Book Review: David McCullough's The Greater Journey

The great David McCullough has a new book out this week, called The Greater Journey: Americans in Paris (and yes, anybody who’s written masterpieces like John Adams and 1776 gets to have the word “great” in front of his name pretty much all of the time). The Boston resident’s latest work follows the paths of several 19th century Americans as they travel to Paris, arguing that the lessons they learned there profoundly influenced America in the decades to come. Examples include Samuel Morse, who found his inspiration for the telegraph in France, and Bostonian Oliver Wendell Holmes, Sr., who used what he learned training as a young doctor in Paris hospitals to revolutionize the way medicine was taught at Harvard Medical School and, by extension, America. In fact, as we highlighted in this month’s magazine, the book is chockablock with influential Bostonians of yore.

But how is the book on the whole? Well, unfortunately, it’s not John Adams. It’s plenty entertaining at parts and McCullough has an unparalleled knack for ferreting out delightful historical details (there’s a particularly fun story about how Boston painter George Healy, before going to Paris, all but knocked down the door to a local Brahmin’s house, demanding to paint somebody inside), but the book lacks a common narrative thread. There’s no unifying force to pull you through beginning to end, as McCullough hops around from anecdote to anecdote about what feels like a rotating cast of dozens of characters. Many of the characters never met and, frankly, don’t have much to do with each other.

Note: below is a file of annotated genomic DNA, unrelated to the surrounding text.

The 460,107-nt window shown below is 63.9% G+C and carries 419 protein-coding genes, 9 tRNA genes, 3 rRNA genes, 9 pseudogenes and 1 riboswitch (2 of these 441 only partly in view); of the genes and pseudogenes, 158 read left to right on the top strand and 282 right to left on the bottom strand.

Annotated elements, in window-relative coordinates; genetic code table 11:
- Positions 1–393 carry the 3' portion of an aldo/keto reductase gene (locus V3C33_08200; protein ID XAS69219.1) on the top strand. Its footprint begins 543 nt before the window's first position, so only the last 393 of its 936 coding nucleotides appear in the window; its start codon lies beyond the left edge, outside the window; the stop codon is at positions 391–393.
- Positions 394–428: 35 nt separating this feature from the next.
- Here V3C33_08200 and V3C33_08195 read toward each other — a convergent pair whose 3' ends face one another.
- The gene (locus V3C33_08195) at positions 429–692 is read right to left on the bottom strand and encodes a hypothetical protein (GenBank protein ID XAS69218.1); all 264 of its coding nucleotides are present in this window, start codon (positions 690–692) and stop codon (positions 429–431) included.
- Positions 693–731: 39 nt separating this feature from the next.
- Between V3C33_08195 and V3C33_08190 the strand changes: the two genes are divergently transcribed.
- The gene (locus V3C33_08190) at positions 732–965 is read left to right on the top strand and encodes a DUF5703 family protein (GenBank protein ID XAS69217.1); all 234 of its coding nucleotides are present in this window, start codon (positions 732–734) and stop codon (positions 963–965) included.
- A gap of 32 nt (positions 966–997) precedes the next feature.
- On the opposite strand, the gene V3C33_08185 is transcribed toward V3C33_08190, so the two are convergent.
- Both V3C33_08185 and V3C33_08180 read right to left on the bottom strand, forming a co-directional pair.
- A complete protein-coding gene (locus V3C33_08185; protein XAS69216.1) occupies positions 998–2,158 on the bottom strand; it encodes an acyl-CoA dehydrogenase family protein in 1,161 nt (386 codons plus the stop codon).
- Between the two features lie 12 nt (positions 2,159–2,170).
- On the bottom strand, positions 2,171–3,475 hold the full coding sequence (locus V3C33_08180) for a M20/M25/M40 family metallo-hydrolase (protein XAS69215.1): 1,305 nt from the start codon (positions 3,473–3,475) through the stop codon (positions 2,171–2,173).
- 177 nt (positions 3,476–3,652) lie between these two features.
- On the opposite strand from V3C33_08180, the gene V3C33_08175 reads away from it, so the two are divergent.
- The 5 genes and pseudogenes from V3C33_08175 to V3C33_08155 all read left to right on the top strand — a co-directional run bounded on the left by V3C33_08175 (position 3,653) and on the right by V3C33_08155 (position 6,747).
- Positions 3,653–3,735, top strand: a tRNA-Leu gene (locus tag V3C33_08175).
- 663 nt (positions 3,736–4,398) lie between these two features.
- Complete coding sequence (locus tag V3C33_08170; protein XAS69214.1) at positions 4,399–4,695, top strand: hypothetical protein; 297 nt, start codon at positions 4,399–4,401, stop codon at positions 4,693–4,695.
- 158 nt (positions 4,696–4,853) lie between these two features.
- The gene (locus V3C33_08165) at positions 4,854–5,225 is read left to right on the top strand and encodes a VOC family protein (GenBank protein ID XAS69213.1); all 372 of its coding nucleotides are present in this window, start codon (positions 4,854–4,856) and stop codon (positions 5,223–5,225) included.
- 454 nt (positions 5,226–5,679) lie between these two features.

It’s a bit of a strange read, insomuch as I found most of the book interesting, but, because of the lack of a central push, just couldn’t get that into it. Sure, the mini-biography of former Massachusetts senator Charles Sumner was fascinating — particularly the part about how he traveled to Paris to recover psychologically from his infamous beating on the US Senate floor — but it was hard to figure exactly why it was in the same book that also detailed both John Singer Sargent’s artistic training and what life was like in the French capital during the Franco-Prussian War and Paris Commune.

The New York Times review was a bit harsh, but more or less gets it right: the book feels like a collection of Paris-based stories that McCullough just liked and wanted to put together. Now, if you’re a history nerd, that’s not necessarily a bad thing. The Greater Journey does give you an excellent feel for 19th century Paris, and even a useful abridged history of the city.

The recommendation here, then, is that, unless you’re a history buff or serious Francophile, check out McCullough’s other classics first. And if you do buy this one, maybe it’s a good book to take your time with. Because of its scatter-shot nature, the hefty tome is best read not all at once, but in small bites. That way you can soak up all the flavor of McCullough’s Paris without being frustrated by how little the Americans in it have to do with each other.

Anybody else read the book yet? If so, tell me what you think in the comments section below.